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Forsyth Courthouse shooting suspect’s home cleared after fears of booby traps
Forsyth County Sheriff’s deputies blocked an area of Eagle Creek Trail east of Cumming on Friday afternoon in preparation for searching the nearby home of the courthouse shooting suspect Friday afternoon. - photo by Jim Dean


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CUMMING — As of late Friday, investigators with the Forsyth County Sheriff’s office, Georgia Bureau of Investigation and Bureau of Alcohol, Tobacco and Firearms remained at the house of Dennis Ronald Marx near Lake Lanier.

Hours earlier, Marx launched a one-man attack on the Forsyth County Courthouse in downtown Cumming. The assault ended when sheriff’s deputies shot and killed Marx.

Sheriff Duane Piper said authorities waited to enter Marx’s home on Lakeside Trail, which is not far from Bald Ridge Marina Road east of Cumming. When they did, they found “several explosive devices.”

“But the house was not booby trapped,” he said. “We are going to be there probably all night.”

He said both the courthouse and Marx’ home had been secured, however downtown Cumming would likely remain blocked to traffic until at least midnight.

According to the sheriff, authorities were wary of Marx’s home because they had found booby traps there when he was previously arrested on drug and weapons charges in August 2011.

“[Also] we are being very cautious because of the amount of explosives and pyrotechnics that he had on him during the assault,” Piper said.

Piper would not give much new information into the investigation, only saying only that authorities would be at the house for much of the night.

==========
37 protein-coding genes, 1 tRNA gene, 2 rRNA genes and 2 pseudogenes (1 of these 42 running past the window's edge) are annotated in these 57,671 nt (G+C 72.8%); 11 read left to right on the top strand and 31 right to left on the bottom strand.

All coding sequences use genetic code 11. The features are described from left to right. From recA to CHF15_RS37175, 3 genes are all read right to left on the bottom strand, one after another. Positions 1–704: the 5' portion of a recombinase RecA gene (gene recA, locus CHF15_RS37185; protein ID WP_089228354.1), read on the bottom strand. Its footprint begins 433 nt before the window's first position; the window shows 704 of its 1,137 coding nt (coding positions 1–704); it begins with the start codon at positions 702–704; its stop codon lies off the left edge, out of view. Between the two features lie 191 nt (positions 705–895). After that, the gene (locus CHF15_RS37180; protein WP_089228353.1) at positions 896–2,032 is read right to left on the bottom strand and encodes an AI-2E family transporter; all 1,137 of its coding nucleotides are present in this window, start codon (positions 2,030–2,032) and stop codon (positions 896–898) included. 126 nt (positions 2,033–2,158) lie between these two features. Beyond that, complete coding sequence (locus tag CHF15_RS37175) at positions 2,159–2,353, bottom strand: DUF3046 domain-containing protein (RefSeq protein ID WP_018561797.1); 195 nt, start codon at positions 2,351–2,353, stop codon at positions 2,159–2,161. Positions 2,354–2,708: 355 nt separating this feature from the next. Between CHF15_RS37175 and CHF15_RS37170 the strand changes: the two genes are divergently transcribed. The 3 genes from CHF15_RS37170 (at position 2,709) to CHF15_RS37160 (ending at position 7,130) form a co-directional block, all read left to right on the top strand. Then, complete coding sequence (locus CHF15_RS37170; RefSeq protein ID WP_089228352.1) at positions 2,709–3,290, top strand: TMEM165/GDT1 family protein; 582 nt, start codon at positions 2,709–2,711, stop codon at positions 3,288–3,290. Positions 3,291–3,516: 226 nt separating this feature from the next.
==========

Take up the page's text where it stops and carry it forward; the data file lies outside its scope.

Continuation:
Marx had not been living in the house for the past 10 days, authorities said, and was instead staying at a nearby hotel in Cumming.

The streets in the neighborhood where Marx lived are steep, narrow and lined with modest homes nestled close together in a wooded area.

Neighbor Dorothy Varano said it's a calm and peaceful place to live where neighbors are friendly but don't involve themselves in each other's business.

Varano has lived just up the street from where Marx lived for the last 10 years. She said she had a run-in with him seven or eight years ago when she was walking her Maltese dog, Daisy, past his house and his dog attacked hers. His dog grabbed hers in its jaws and shook the Maltese back and forth. Marx told her his dog wasn't being aggressive and was just playing with her dog like a toy.

Her dog was badly injured and required expensive vet treatment, and she was surprised when he offered to pay her vet bill. He paid it, gave her a small electronic device that emits a sound that's supposed to stop an attacking dog and gave her a box of candy.

Still, she said she decided long ago that she would steer clear of Marx.

"I decided he was not a person I was going to cross in any way because he would probably slash my tires or put something in my gas tank," she said.


Staff writer Jennifer Sami and the Associated Press contributed to this report.